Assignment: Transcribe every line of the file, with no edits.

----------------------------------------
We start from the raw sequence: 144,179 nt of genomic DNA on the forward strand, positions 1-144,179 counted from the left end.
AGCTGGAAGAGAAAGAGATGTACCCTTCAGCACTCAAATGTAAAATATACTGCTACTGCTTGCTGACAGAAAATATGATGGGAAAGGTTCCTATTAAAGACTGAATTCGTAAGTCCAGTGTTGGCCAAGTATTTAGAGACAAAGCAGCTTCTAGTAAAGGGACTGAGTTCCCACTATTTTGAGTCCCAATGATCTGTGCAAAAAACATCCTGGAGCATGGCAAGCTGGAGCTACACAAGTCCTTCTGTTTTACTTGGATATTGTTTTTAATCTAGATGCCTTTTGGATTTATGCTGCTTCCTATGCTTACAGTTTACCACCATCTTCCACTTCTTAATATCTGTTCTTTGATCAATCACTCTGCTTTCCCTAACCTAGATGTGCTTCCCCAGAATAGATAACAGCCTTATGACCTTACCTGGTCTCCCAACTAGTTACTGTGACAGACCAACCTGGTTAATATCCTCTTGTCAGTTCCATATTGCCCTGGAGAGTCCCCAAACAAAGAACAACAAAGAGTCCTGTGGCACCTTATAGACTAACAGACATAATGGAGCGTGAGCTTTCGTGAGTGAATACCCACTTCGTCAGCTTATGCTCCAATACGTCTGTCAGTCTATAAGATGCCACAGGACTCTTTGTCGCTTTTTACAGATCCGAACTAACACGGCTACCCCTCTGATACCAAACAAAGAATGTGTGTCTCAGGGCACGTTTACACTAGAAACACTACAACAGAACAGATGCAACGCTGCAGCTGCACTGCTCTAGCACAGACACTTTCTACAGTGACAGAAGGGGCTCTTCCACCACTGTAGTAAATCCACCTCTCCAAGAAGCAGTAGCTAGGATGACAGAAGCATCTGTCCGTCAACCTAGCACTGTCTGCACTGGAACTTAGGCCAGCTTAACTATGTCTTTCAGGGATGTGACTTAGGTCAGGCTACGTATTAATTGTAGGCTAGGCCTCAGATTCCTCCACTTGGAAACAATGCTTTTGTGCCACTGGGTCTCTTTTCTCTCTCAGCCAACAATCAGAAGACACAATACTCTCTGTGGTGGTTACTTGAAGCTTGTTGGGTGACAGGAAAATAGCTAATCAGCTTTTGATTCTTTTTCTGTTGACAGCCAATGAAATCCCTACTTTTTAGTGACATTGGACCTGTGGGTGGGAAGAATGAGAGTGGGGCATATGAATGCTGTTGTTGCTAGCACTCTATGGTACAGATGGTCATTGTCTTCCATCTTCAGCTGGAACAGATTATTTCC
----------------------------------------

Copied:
We start from the raw sequence: 144,179 nt of genomic DNA on the forward strand, positions 1-144,179 counted from the left end.
AGCTGGAAGAGAAAGAGATGTACCCTTCAGCACTCAAATGTAAAATATACTGCTACTGCTTGCTGACAGAAAATATGATGGGAAAGGTTCCTATTAAAGACTGAATTCGTAAGTCCAGTGTTGGCCAAGTATTTAGAGACAAAGCAGCTTCTAGTAAAGGGACTGAGTTCCCACTATTTTGAGTCCCAATGATCTGTGCAAAAAACATCCTGGAGCATGGCAAGCTGGAGCTACACAAGTCCTTCTGTTTTACTTGGATATTGTTTTTAATCTAGATGCCTTTTGGATTTATGCTGCTTCCTATGCTTACAGTTTACCACCATCTTCCACTTCTTAATATCTGTTCTTTGATCAATCACTCTGCTTTCCCTAACCTAGATGTGCTTCCCCAGAATAGATAACAGCCTTATGACCTTACCTGGTCTCCCAACTAGTTACTGTGACAGACCAACCTGGTTAATATCCTCTTGTCAGTTCCATATTGCCCTGGAGAGTCCCCAAACAAAGAACAACAAAGAGTCCTGTGGCACCTTATAGACTAACAGACATAATGGAGCGTGAGCTTTCGTGAGTGAATACCCACTTCGTCAGCTTATGCTCCAATACGTCTGTCAGTCTATAAGATGCCACAGGACTCTTTGTCGCTTTTTACAGATCCGAACTAACACGGCTACCCCTCTGATACCAAACAAAGAATGTGTGTCTCAGGGCACGTTTACACTAGAAACACTACAACAGAACAGATGCAACGCTGCAGCTGCACTGCTCTAGCACAGACACTTTCTACAGTGACAGAAGGGGCTCTTCCACCACTGTAGTAAATCCACCTCTCCAAGAAGCAGTAGCTAGGATGACAGAAGCATCTGTCCGTCAACCTAGCACTGTCTGCACTGGAACTTAGGCCAGCTTAACTATGTCTTTCAGGGATGTGACTTAGGTCAGGCTACGTATTAATTGTAGGCTAGGCCTCAGATTCCTCCACTTGGAAACAATGCTTTTGTGCCACTGGGTCTCTTTTCTCTCTCAGCCAACAATCAGAAGACACAATACTCTCTGTGGTGGTTACTTGAAGCTTGTTGGGTGACAGGAAAATAGCTAATCAGCTTTTGATTCTTTTTCTGTTGACAGCCAATGAAATCCCTACTTTTTAGTGACATTGGACCTGTGGGTGGGAAGAATGAGAGTGGGGCATATGAATGCTGTTGTTGCTAGCACTCTATGGTACAGATGGTCATTGTCTTCCATCTTCAGCTGGAACAGATTATTTCC